In the ninth episode of VAT Talks, we discuss VAT with Christiaan van der Valk. We are very happy that Christiaan showed us the other side of tax law, the company side. Christiaan Van Der Valk is vice president, strategy. Elected a World Economic Forum Global Leader for Tomorrow in 2000, Christiaan is an internationally recognized voice on e-business strategy, law, policy, best practice and commercial issues. Formerly co-founder and president of Trustweaver (acquired by Sovos), Christiaan also holds long-standing leadership roles at the International Chamber of Commerce (ICC) and the European E-invoicing Service Providers Association (EESPA). In this VAT Talks, we discuss the importance of e-Invoicing and how the future of VAT and technology should look like.
For how long have you been working in VAT, and how did you end up in this field of work?
“Before I started working in VAT and e-invoicing, I worked in international law and policy – I’m a lawyer by training. In the early part of my career I focused on IT and eBusiness, or what is called today the digital economy, and via pioneering work we did for example in connection with the OECD for their 1998 Ministerial Conference on e-Commerce, I started focusing on authentication, digital signatures, and security. In 2000 I left my role as deputy director of policy and business practice at the International Chamber of Commerce (ICC) and I started working in the e-invoicing industry, when I founded a company called Trustweaver with some Swedish friends.”
“Very shortly after my somewhat unusual move from policy work to entrepreneur, the European Union introduced e-invoicing provisions in Article 233 of the VAT Directive which initially had a focus on e-signatures. We developed e-invoicing compliance as a first application for a public key infrastructure (PKI) platform that we just had started developing. In the following years, we were able to achieve rapid growth of our business with early adopters among multinational companies and working hand-in-hand with tax administrations, most of which at that time had no idea what digital signatures were or how to verify them. At that time digital signatures were not very well regulated in the sense that the 1999 Directive did not ensure clear cross-border recognition. So we developed a system which could sign with country-specific digital signatures for multinational invoice flows and worked out this huge matrix of what happens in case of cross-border transactions.”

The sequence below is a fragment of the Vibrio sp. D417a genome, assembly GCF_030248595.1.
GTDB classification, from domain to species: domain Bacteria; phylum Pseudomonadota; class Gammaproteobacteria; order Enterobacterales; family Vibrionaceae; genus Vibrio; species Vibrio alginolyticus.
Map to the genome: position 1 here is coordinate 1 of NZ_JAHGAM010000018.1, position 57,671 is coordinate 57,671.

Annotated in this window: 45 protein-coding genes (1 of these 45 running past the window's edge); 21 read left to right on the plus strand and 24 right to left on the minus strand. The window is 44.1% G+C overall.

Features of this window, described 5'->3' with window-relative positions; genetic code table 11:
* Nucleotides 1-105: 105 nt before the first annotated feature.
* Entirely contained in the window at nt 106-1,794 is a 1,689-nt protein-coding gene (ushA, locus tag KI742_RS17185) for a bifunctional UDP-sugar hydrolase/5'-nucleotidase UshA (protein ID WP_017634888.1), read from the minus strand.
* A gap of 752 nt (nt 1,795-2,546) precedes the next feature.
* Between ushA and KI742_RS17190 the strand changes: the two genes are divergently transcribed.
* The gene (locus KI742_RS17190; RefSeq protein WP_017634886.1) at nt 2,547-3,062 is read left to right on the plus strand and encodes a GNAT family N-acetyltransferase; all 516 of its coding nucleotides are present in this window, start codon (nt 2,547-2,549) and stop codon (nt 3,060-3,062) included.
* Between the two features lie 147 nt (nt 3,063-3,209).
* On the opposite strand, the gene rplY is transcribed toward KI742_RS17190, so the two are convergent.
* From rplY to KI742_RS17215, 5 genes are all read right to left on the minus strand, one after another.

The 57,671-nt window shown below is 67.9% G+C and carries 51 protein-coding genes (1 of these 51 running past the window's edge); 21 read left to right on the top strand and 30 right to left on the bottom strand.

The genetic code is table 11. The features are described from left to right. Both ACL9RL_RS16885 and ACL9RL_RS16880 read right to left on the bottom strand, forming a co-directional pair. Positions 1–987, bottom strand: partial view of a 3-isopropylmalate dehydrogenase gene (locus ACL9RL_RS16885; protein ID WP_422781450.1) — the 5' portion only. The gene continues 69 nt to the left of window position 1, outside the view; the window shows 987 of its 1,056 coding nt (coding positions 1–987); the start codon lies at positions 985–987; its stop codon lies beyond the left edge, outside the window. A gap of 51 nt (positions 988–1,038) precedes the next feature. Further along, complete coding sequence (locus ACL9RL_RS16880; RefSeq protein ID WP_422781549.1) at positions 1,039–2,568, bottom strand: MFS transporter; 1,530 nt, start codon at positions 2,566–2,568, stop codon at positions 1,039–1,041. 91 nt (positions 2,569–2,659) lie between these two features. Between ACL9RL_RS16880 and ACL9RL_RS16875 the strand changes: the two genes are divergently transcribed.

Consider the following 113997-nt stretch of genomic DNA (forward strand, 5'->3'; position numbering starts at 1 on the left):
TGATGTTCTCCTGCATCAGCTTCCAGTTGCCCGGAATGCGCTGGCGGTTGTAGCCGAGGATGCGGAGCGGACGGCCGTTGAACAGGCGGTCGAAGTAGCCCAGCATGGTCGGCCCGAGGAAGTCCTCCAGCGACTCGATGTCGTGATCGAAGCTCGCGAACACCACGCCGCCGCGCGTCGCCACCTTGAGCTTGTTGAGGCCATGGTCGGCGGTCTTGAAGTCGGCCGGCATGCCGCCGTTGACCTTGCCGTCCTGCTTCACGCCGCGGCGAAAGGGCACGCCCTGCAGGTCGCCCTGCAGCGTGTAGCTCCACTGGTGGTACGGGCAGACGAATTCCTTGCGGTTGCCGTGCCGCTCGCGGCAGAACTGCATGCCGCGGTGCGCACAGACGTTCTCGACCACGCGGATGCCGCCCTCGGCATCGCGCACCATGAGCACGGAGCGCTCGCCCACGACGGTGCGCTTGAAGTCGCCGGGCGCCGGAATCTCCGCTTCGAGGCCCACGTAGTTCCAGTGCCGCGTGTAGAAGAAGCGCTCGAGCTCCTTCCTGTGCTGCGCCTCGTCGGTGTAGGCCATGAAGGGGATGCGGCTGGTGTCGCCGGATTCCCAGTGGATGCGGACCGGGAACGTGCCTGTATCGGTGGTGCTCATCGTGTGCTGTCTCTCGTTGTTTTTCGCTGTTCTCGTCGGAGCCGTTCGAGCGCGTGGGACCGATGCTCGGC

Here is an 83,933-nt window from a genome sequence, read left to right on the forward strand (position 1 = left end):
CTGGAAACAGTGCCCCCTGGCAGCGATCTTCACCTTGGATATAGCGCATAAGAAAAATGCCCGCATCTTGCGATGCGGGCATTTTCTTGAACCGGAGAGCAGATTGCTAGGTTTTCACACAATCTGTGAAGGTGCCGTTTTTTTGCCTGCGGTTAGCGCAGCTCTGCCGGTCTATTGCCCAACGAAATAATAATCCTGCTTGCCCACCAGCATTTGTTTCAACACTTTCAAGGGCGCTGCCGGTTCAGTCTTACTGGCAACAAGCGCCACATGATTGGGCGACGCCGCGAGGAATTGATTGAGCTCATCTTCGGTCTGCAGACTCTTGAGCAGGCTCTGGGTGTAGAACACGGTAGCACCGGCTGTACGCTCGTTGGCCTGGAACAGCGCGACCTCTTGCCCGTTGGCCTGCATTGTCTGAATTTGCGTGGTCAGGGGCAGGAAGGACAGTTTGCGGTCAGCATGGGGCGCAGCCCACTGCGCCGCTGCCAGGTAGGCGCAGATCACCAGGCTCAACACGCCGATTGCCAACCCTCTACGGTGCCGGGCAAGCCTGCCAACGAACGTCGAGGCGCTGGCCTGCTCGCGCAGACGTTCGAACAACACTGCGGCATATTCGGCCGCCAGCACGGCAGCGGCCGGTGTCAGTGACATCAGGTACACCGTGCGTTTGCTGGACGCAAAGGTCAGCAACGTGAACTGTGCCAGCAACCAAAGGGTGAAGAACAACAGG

“To get back to your question, e-invoicing in Europe at that time was legally first enabled via the VAT Directive and that is how I entered that world. We developed the business internationally and we started expanding our e-invoicing VAT compliance support worldwide, with an increased focus on countries – such as Latin America and Russia - that were early adopters of real-time or near-real-time controls. Two years ago we were acquired by Sovos which is a much broader tax compliance company. You could make the argument that I only properly entered the broader VAT space at that moment. Prior to that, I focused more on VAT compliance aspects of e-invoicing, which means we learned a lot about the world of B2B integration software such as EDI, procurement systems, etc that process invoices as part of their document exchange functionality. So the Sovos system is embedded in roughly 70 different such enterprise software systems and cloud platforms like SAP Ariba, Coupa, Tradeshift, IBM - all of those vendors use our software to make invoices compliant for the 64 countries which we support.”
So what should we call it? Continuous Transaction Controls? Real-time reporting? Invoice registration?
“We strongly advocate for calling it Continuous Transaction Controls – or CTCs for short. We have been promoting this term, and I think we’ve been relatively successful to get a number of international organisations to adopt it with a definition that encompasses both real-time and near-time systems. As soon as a system needs machines rather than people to process communications of the tax administration, it meets the definition of Continuous Transaction Controls. It doesn’t really matter if it is reporting or invoicing because there are lots of different flavours out there at this moment. Terminology will continue to evolve and the boundaries are not always 100% clear; and that is exactly what you should expect it to be in such a fast-moving field of business and government practice.”
You have been writing a lot about real-time invoice reporting and e-invoicing. Where do you see the main benefits of e-invoicing?
“To come back to definitions, if you define e-invoicing as businesses sending each other electronic invoices the benefits are pretty clear; both parties can save money because the supplier does not have to print invoices and pay for stamps, and the buyer can make huge savings by automating their workflow and postings of invoices. You also speed things up considerably.